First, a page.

Deduction for qualified family-owned business interests

The provision allows an estate tax deduction for qualified family-owned business interests. The maximum deduction is $675,000. This deduction is coordinated with the estate tax exclusion that is available to all estates. If the maximum $675,000 deduction for qualified family-owned business interests is taken, then the amount of the estate tax exclusion (regardless of the year in which death occurs) is $625,000. If the family-owned business deduction is less than $675,000, then the $625,000 exclusion amount is increased by the amount by which $675,000 exceeds the deduction. However, the exclusion amount can't be increased above the amount that is generally available for the year of death. For example, if an estate took a deduction of only $600,000 for the value of family-owned business interests, its $625,000 exclusion amount would be increased by $75,000 ($675,000 - $600,000) to $700,000, but only if the year of death was 2002 (when the generally available exclusion amount will be $700,000) or later. If the year of death was 2000 or 2001, the exclusion amount couldn't exceed $675,000, which is the generally available amount of the exclusion for those years.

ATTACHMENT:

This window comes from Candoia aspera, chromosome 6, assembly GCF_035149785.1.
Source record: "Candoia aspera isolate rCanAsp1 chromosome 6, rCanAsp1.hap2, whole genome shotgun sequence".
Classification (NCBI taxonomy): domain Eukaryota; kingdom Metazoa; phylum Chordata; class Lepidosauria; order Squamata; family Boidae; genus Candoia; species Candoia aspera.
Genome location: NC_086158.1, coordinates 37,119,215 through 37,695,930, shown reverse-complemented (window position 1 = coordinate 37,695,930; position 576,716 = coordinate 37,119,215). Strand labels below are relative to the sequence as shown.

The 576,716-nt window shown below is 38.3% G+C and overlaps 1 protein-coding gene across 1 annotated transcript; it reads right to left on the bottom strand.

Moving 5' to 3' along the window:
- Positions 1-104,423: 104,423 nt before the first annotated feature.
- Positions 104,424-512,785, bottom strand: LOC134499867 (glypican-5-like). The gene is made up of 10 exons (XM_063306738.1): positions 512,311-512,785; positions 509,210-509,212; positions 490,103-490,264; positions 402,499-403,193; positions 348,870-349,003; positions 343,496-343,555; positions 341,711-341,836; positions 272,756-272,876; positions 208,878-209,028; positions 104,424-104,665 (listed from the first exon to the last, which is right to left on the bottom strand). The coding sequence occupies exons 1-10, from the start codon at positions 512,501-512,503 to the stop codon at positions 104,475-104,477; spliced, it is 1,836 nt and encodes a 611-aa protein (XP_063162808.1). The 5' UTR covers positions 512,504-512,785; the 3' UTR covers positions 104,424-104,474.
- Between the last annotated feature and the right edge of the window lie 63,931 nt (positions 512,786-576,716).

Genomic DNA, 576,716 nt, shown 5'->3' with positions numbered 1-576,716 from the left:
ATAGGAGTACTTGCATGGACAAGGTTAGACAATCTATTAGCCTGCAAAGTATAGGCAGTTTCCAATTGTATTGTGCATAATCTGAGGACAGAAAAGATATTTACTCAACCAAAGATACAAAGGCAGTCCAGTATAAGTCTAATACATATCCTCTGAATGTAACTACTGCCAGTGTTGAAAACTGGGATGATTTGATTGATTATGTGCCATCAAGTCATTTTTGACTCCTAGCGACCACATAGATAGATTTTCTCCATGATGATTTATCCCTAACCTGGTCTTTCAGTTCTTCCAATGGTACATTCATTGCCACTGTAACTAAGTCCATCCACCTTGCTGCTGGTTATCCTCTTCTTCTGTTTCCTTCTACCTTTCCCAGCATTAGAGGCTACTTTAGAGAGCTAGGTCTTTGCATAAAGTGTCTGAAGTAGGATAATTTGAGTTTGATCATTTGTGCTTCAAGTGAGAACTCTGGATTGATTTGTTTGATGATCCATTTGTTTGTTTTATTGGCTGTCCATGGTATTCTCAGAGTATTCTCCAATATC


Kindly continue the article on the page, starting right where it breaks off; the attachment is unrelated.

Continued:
The requirements for the deduction are detailed, of course (this is the tax code, after all), but there are several planning techniques that can be employed to ensure that this valuable tax break will not be missed. For example, one of the requirements is that the value of the decedent's qualified family-owned business interests that are included in the estate or given as gifts to family-members that do not qualify for the gift tax annual exclusion must exceed 50 percent of the decedent's adjusted gross estate. To put it in concrete terms, that means that if the business interest is valued at $600,000, an estate with an adjusted gross estate of $1,190,000 would qualify for the deduction (since the interest would comprise more than half the estate) but one with an adjusted gross estate of $1,250,000 would not. With a little planning, though, the $1,250,000 estate could receive the deduction, since the law allows the amount of the adjusted gross estate to be reduced by gifts made to members of the decedent's family that are otherwise excluded under the gift tax annual exclusion. Thus, gifts of $10,000 to each of three children for two years (a total of $60,000) would not only be free of gift tax, but would also bring the value of the adjusted gross estate down to where it could qualify for the deduction for family-owned business interests.


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